On the specific issue of whether inflation is dead, I would readily agree with Dr. Wadhwani that one cannot be complacent about inflation and that central bankers still have a job to do. As mentioned by him, in the United Kingdom, interest rates were raised by 25 basis points on two occasions in the spirit of early, pre-emptive action; suggesting that the committee, at least, does not believe that inflation is dead. Similarly, the Federal Reserve's preemptive rate increases, three in this year, have been aimed at preventing an increase in inflation rather than reduction. In this context, it is useful to refer to a BIS Working Paper No.82 of November 1999 on 'Sacrifice ratios and the conduct of monetary policy in conditions of low inflation'. The study argues that industrial nations are sacrificing increasing amount of economic growth in their fight to lower inflation. However, it is obvious that preemptive actions such as those mentioned by Dr. Wadhwani to avoid increase in inflation are different from fight to lower inflation.

 

We, in India, are still in the task of ensuring price stability essentially to consolidate the gains and dampen relatively higher inflationary expectations. Incidentally, a Reuters poll of Thursday in a leading business newspaper indicates that inflation is seen as rising in most parts of Asia, except in China. Briefly stated, we in RBI cannot afford to be complacent on the inflation front.

 

Dr. Wadhwani has also elaborated the structural improvements in the U.K. Labour market. Our labour markets in India are admittedly very different but some studies on labour markets, and Wage inflexibilities in the context of lowered inflation should be initiated. I hope NCAER would consider them.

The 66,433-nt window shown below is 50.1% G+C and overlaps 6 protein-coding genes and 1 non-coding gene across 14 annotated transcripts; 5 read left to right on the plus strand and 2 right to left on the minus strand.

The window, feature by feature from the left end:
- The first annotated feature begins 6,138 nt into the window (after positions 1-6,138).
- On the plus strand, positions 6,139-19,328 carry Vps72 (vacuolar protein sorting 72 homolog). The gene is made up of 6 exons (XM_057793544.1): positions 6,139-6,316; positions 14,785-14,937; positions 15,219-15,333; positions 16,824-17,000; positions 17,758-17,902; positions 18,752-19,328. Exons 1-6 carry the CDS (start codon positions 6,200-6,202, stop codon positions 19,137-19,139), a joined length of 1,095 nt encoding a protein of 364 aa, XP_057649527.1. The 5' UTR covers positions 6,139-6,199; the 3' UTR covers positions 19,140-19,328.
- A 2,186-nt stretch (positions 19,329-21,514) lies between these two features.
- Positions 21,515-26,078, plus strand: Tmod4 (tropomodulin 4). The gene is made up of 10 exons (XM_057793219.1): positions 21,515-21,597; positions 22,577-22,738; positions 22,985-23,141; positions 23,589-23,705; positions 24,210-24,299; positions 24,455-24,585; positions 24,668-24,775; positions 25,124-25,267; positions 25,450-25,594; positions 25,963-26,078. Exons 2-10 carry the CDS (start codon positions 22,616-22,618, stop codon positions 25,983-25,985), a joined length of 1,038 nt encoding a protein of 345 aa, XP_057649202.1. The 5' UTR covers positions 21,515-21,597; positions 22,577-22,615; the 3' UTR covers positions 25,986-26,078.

Of particular interest to India is the section in Dr. Wadhwani's paper on "The role of intensified product market competition". We find similar competitive pressures operating in India to subdue inflationary pressures. I had made a reference to some of these in a lecture on inflation in August 1999. Let me quote: "Increased import competition due to trade liberalisation coupled with sharp decline in world manufacturing prices could be contributing to lower manufacturing inflation through cost saving technologicial innovation and reduced mark up in domestic industries". I also said: "positive productivity shocks in the post liberalisation period due to competitive pressures might be contributing to improved price competition of industries in the domestic market."

 

In addition I would invite your attention to a statement by Dr. Wadhwani on role of Government action in price stability, i.e., "Privatisation and/or regulatory changes in a whole host of industries including gas, water, telecom, electricity, airports, rail, the docks and broadcasting have led to rather more competitive product market conditions." In India also, we see beginnings of similar pressure, for example, in telecommunications area.

 

Thanks to these developments and promise of domestic regulatory reforms, the consensus view among intellectuals on tolerable levels of inflation in India which centred round 5 to 6 per cent till two years ago, appear to be veering round now to 3 to 5 per cent, recognising the global trends towards lower inflation. The statements of monetary policy from time to time have indicated explicitly or implicitly an acceptable level or a range of inflation rate. For the current year, it was indicated in April at 5 per cent and in the October Review it was indicated that the inflation rate would be less than the last year's level, i.e., 4.8 per cent. In the last 5 years, the actual inflation rates were consistent with the ranges indicated in the policy.